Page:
# The 555 Fan

## 1 Using a potentiometer

### Learn It

• A potentiometer is a component we can use in our circuits as potential divider.
• Before you learn about the potentiometer, you need to learn what is meant by a potential divider.

### Try It

• Open Circuit Wizard and create the circuit shown below. • Now press play and the three voltmeters should show potential difference across each of the resistors and across the pair of them.
• Because both resistors have the same value, the potential difference supplies by the battery is equally divided across each resistor.
• Now let's change the value of one of the resistors. • Press play again, and see how the potential differences have changed.

• Complete the table below by changing the values in your circuit diagram.
• Take a screenshot of each of your circuit results to upload to www.bournetolearn.com
 Top Resistor Value Bottom Resistor Value Top Resistor PD Bottom Resistor PD 2k 1k 3V 1.5V 0.5k 4k 800 100 20k 160k 40k 320k
• Can you see a pattern between resistor values and potential difference?
• You will also need to upload you screenshots of the circuits.

### Learn It

• If we know the resistor values and the total potential difference provided by the battery, it is easy to work out what the potential differences across each resistor will be. • If we want to find Vtop then we can just do the following ### Try It

• Why is this important?
• By changing resistor values we can influence the timing of the 555 timer chip. This will speed up or slow down the time the capacitor takes to charge.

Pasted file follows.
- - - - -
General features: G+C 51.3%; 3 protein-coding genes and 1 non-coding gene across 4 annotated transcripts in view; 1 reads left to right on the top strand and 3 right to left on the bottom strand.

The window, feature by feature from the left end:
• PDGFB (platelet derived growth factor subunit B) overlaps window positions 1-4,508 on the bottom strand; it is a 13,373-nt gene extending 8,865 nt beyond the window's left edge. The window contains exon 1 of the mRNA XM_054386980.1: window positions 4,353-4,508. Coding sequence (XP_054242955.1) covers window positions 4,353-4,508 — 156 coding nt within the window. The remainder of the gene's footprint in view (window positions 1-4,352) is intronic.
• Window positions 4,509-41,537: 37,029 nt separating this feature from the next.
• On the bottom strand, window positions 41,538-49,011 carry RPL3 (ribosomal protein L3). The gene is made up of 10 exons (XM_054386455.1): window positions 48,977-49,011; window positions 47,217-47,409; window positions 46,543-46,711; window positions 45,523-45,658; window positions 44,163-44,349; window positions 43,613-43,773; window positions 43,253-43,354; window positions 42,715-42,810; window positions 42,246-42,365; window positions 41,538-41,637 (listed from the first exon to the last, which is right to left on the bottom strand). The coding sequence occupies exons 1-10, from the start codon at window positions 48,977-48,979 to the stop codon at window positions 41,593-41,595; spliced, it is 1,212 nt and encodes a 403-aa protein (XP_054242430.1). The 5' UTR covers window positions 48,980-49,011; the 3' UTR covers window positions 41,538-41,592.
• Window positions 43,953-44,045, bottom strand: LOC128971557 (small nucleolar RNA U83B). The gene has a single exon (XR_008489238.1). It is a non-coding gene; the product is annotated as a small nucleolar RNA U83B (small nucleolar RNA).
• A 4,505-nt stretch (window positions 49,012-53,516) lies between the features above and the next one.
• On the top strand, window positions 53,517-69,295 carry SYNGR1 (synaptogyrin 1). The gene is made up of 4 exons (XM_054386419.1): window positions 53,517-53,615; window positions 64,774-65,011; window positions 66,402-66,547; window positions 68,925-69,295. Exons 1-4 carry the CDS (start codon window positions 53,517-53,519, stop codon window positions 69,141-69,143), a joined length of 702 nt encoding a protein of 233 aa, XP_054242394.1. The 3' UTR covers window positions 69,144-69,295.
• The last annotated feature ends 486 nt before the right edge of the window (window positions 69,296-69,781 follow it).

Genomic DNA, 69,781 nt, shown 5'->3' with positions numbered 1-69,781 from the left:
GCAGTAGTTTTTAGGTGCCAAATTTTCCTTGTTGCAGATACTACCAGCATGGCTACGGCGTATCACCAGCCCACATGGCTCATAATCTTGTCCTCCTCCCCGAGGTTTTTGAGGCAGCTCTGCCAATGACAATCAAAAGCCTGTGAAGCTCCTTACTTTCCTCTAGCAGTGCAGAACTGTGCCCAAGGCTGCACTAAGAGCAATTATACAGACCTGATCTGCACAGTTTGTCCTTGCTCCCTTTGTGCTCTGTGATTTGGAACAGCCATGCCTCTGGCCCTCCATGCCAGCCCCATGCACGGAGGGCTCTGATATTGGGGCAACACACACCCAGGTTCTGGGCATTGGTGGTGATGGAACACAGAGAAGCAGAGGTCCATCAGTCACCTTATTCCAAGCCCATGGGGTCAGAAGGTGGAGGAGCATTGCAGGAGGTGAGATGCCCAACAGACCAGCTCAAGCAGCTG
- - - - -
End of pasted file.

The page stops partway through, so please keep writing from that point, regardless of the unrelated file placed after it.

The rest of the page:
• Set up the circuit as shown below. • Simulate the circuit and then start adjusting the potentiometer.
• If you hover the arrow over the motor, you can see the rpm of the motor and the current flow.
• Change the value of the potentiometer and see how it affects the speed and current flow through the motor. • Draw a graph to display how changing the value of the potentiometer changes the speed of the motor.

### Learn It

• It would be inconvenient to have to swap in and out resistors to alter the potential difference reaching our 555 chip. This is where a potentiometer comes in handy.
• Imagine you had a length of resistive wire - as shown below. • We can consider this wire to be the equivalent of a single resistor. • But we can place a third contact point midway along the wire. This now divides it up into two resistors. • This then makes it the equivalent to two resistors. • Now we can vary the size of the two resistors by moving the third contact point up and down the wire. • This is how a potentiometer works. A coil of wire is used and the third contact point is normally moved by rotating a dial. ### Build It

• Let's place a potentiometer into a circuit. • Simulate the circuit and adjust the potentiometer to see how it effects the LED.